WASHINGTON (Reuters) - Alabama Democrat Doug Jones, who won a bitter fight for a U.S. Senate seat this week, on Thursday called on his Republican opponent to concede the race and help heal the Southern state after a deeply divisive contest.
Roy Moore, the conservative Christian Republican whose campaign was tainted by accusations that he pursued teenaged girls while in his 30s, made a second statement on Wednesday night in which he did not concede the election.
Jones, a former federal prosecutor, will be the first Democrat to hold a Senate seat in Alabama in a quarter-century, narrowing Republicans’ majority in the Senate to 51 of 100 seats and potentially making it more difficult for them to pursue President Donald Trump’s agenda.
With 99 percent of the vote counted, Jones had a lead of 1.5 percentage points over Moore, a former Alabama Supreme Court Justice.
Alabama’s secretary of state, a Republican, has said the remaining ballots from Tuesday’s election were unlikely to shrink the victory to the half a percentage point margin required to trigger a recount.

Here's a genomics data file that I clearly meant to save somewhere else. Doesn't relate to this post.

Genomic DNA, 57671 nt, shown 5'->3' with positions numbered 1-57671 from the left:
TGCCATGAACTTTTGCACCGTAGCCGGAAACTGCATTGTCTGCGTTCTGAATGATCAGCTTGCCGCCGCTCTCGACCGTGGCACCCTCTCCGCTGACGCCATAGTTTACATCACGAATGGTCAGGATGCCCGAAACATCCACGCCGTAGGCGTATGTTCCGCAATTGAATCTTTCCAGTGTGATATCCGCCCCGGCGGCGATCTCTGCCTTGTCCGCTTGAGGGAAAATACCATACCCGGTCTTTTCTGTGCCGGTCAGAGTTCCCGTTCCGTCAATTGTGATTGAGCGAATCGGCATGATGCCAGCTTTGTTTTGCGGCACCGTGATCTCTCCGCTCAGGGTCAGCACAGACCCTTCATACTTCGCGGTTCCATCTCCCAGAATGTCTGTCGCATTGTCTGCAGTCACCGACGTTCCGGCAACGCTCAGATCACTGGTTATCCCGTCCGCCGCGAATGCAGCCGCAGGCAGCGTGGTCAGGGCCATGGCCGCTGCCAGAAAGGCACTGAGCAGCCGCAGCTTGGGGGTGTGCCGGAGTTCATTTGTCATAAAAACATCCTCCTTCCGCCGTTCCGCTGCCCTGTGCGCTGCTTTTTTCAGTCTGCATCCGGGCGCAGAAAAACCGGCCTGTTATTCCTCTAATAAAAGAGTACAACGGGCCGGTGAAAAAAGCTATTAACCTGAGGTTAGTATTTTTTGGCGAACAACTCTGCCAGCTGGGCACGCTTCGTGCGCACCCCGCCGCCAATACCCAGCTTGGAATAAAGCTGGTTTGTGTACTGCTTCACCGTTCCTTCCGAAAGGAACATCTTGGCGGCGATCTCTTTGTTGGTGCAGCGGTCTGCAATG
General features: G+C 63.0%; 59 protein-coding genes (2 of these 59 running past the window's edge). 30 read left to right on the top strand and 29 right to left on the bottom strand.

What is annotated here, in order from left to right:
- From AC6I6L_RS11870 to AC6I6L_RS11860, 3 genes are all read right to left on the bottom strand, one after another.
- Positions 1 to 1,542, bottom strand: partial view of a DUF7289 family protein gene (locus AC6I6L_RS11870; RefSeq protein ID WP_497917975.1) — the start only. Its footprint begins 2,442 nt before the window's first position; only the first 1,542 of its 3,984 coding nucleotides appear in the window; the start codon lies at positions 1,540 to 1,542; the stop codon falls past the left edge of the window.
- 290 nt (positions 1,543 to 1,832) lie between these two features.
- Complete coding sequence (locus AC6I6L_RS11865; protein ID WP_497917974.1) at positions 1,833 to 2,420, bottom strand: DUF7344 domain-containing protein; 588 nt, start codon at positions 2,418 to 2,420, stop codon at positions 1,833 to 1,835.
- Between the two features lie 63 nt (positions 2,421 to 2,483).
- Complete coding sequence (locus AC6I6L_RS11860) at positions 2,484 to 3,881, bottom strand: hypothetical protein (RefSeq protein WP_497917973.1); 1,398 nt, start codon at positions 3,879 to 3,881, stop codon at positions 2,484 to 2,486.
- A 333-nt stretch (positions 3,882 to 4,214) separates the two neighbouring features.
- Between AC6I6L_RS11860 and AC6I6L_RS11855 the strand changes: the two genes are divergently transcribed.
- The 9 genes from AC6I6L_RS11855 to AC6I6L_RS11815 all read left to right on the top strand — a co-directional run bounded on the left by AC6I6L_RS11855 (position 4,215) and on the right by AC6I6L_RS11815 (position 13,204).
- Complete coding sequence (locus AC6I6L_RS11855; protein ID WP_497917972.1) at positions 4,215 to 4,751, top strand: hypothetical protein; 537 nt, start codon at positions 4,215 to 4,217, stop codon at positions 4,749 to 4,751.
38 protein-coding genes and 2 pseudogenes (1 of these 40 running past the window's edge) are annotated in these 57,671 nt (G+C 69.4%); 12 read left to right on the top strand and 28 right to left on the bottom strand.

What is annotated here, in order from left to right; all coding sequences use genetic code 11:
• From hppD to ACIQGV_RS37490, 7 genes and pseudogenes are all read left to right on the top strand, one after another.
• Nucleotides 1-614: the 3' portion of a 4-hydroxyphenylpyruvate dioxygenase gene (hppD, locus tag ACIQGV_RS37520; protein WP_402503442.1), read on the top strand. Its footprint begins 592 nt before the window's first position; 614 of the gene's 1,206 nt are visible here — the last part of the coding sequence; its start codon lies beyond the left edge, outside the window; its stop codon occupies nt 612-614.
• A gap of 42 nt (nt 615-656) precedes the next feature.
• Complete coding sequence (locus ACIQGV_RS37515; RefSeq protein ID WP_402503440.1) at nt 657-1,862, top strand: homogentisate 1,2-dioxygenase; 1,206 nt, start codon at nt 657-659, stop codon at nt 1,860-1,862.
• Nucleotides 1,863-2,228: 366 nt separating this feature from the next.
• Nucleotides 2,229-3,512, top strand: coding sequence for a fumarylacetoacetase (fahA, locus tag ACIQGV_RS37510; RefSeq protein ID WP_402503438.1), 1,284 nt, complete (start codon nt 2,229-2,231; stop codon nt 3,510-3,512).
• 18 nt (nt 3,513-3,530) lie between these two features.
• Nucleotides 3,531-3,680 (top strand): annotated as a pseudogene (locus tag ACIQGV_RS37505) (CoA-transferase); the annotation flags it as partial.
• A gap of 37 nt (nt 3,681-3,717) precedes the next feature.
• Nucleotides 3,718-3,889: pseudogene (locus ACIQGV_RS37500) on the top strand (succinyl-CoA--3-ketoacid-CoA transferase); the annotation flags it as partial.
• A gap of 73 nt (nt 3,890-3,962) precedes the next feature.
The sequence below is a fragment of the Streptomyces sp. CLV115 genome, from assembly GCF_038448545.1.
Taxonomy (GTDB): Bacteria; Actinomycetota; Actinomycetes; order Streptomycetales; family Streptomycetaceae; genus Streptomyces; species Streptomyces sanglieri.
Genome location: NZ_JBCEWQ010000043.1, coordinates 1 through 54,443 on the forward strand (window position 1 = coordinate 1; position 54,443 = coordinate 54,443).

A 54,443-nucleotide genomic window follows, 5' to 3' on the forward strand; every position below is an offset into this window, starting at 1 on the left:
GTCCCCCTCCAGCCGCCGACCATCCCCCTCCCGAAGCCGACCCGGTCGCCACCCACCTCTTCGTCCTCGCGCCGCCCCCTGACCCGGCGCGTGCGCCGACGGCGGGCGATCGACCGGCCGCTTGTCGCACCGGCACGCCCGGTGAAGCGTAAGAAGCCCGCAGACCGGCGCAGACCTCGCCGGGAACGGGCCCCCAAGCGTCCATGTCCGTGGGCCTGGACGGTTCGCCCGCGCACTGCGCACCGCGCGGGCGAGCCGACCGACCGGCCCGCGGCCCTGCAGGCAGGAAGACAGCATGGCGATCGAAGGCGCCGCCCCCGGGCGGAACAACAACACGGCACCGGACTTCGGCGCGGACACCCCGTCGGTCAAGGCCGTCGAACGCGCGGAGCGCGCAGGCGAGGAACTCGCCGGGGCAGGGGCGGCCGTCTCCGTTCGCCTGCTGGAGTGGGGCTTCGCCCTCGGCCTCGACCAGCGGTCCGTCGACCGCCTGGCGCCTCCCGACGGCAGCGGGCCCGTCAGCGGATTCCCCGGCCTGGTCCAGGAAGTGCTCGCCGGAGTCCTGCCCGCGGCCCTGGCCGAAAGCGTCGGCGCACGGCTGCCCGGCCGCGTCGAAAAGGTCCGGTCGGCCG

Jones said in an interview with NBC that he was confident of the outcome.
“It’s time to move on,” he said. “The people of Alabama have now spoken ... Let’s get this behind us so the people of Alabama can get someone in there and start working for them.”
Asked whether Moore should concede, White House spokeswoman Sarah Sanders told reporters, “I’m surprised. It sounds like it ... should have already taken place.”
Jones on Wednesday said he had received congratulatory phone calls from Trump, who had endorsed Moore, as well as Senate Republican leader Mitch McConnell and Senate Democratic leader Chuck Schumer.
“The president’s already called and congratulated Doug Jones and expressed his willingness to work with him and meet with him when he arrives,” Sanders said.
Reporting by Susan Heavey; Additional reporting by Doina Chiacu and Jeff Mason; Writing by Makini Brice; Editing by Bill Trott